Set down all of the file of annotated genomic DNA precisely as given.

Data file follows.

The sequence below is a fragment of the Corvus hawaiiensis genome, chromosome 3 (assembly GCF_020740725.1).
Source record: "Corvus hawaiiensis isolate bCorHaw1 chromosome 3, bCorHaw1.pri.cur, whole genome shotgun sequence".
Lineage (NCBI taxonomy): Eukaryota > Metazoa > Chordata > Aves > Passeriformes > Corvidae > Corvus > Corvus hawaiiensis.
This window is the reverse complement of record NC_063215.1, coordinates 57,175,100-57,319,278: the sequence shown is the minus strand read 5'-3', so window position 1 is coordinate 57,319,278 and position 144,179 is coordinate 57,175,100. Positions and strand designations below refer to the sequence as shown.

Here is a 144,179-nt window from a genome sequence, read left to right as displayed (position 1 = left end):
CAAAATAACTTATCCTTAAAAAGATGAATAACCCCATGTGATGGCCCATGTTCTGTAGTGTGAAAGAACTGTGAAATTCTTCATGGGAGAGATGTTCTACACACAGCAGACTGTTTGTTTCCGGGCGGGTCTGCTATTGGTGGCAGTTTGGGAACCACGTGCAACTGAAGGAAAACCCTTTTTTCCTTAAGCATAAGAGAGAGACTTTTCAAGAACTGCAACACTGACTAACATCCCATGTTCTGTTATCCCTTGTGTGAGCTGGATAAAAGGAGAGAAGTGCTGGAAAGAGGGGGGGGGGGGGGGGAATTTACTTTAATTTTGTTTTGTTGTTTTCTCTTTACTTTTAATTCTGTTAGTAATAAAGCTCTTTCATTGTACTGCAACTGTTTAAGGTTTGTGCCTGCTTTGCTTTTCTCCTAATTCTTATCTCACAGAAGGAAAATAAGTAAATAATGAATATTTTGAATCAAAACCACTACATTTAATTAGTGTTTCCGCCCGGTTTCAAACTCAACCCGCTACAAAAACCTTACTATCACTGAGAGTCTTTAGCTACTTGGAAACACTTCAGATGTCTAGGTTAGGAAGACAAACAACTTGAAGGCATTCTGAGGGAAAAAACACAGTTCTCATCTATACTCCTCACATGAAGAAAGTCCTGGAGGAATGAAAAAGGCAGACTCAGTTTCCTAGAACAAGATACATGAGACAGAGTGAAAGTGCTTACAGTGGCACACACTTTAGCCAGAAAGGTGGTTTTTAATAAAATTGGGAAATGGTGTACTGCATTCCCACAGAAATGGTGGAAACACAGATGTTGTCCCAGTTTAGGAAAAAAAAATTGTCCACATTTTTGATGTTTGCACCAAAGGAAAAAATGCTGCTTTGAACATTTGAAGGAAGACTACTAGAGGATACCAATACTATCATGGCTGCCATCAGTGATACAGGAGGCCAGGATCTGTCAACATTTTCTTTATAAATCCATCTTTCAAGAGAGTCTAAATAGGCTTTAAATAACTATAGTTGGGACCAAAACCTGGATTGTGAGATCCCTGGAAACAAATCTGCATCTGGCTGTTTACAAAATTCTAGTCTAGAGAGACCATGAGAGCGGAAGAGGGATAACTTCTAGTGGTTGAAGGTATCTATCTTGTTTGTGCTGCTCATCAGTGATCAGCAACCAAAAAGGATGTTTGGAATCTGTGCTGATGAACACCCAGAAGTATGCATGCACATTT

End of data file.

The sequence below is a fragment of the Corvus hawaiiensis genome, chromosome 3 (assembly GCF_020740725.1).
Source record: "Corvus hawaiiensis isolate bCorHaw1 chromosome 3, bCorHaw1.pri.cur, whole genome shotgun sequence".
Lineage (NCBI taxonomy): Eukaryota > Metazoa > Chordata > Aves > Passeriformes > Corvidae > Corvus > Corvus hawaiiensis.
This window is the reverse complement of record NC_063215.1, coordinates 57,175,100-57,319,278: the sequence shown is the minus strand read 5'-3', so window position 1 is coordinate 57,319,278 and position 144,179 is coordinate 57,175,100. Positions and strand designations below refer to the sequence as shown.

Here is a 144,179-nt window from a genome sequence, read left to right as displayed (position 1 = left end):
CAAAATAACTTATCCTTAAAAAGATGAATAACCCCATGTGATGGCCCATGTTCTGTAGTGTGAAAGAACTGTGAAATTCTTCATGGGAGAGATGTTCTACACACAGCAGACTGTTTGTTTCCGGGCGGGTCTGCTATTGGTGGCAGTTTGGGAACCACGTGCAACTGAAGGAAAACCCTTTTTTCCTTAAGCATAAGAGAGAGACTTTTCAAGAACTGCAACACTGACTAACATCCCATGTTCTGTTATCCCTTGTGTGAGCTGGATAAAAGGAGAGAAGTGCTGGAAAGAGGGGGGGGGGGGGGGGAATTTACTTTAATTTTGTTTTGTTGTTTTCTCTTTACTTTTAATTCTGTTAGTAATAAAGCTCTTTCATTGTACTGCAACTGTTTAAGGTTTGTGCCTGCTTTGCTTTTCTCCTAATTCTTATCTCACAGAAGGAAAATAAGTAAATAATGAATATTTTGAATCAAAACCACTACATTTAATTAGTGTTTCCGCCCGGTTTCAAACTCAACCCGCTACAAAAACCTTACTATCACTGAGAGTCTTTAGCTACTTGGAAACACTTCAGATGTCTAGGTTAGGAAGACAAACAACTTGAAGGCATTCTGAGGGAAAAAACACAGTTCTCATCTATACTCCTCACATGAAGAAAGTCCTGGAGGAATGAAAAAGGCAGACTCAGTTTCCTAGAACAAGATACATGAGACAGAGTGAAAGTGCTTACAGTGGCACACACTTTAGCCAGAAAGGTGGTTTTTAATAAAATTGGGAAATGGTGTACTGCATTCCCACAGAAATGGTGGAAACACAGATGTTGTCCCAGTTTAGGAAAAAAAAATTGTCCACATTTTTGATGTTTGCACCAAAGGAAAAAATGCTGCTTTGAACATTTGAAGGAAGACTACTAGAGGATACCAATACTATCATGGCTGCCATCAGTGATACAGGAGGCCAGGATCTGTCAACATTTTCTTTATAAATCCATCTTTCAAGAGAGTCTAAATAGGCTTTAAATAACTATAGTTGGGACCAAAACCTGGATTGTGAGATCCCTGGAAACAAATCTGCATCTGGCTGTTTACAAAATTCTAGTCTAGAGAGACCATGAGAGCGGAAGAGGGATAACTTCTAGTGGTTGAAGGTATCTATCTTGTTTGTGCTGCTCATCAGTGATCAGCAACCAAAAAGGATGTTTGGAATCTGTGCTGATGAACACCCAGAAGTATGCATGCACATTT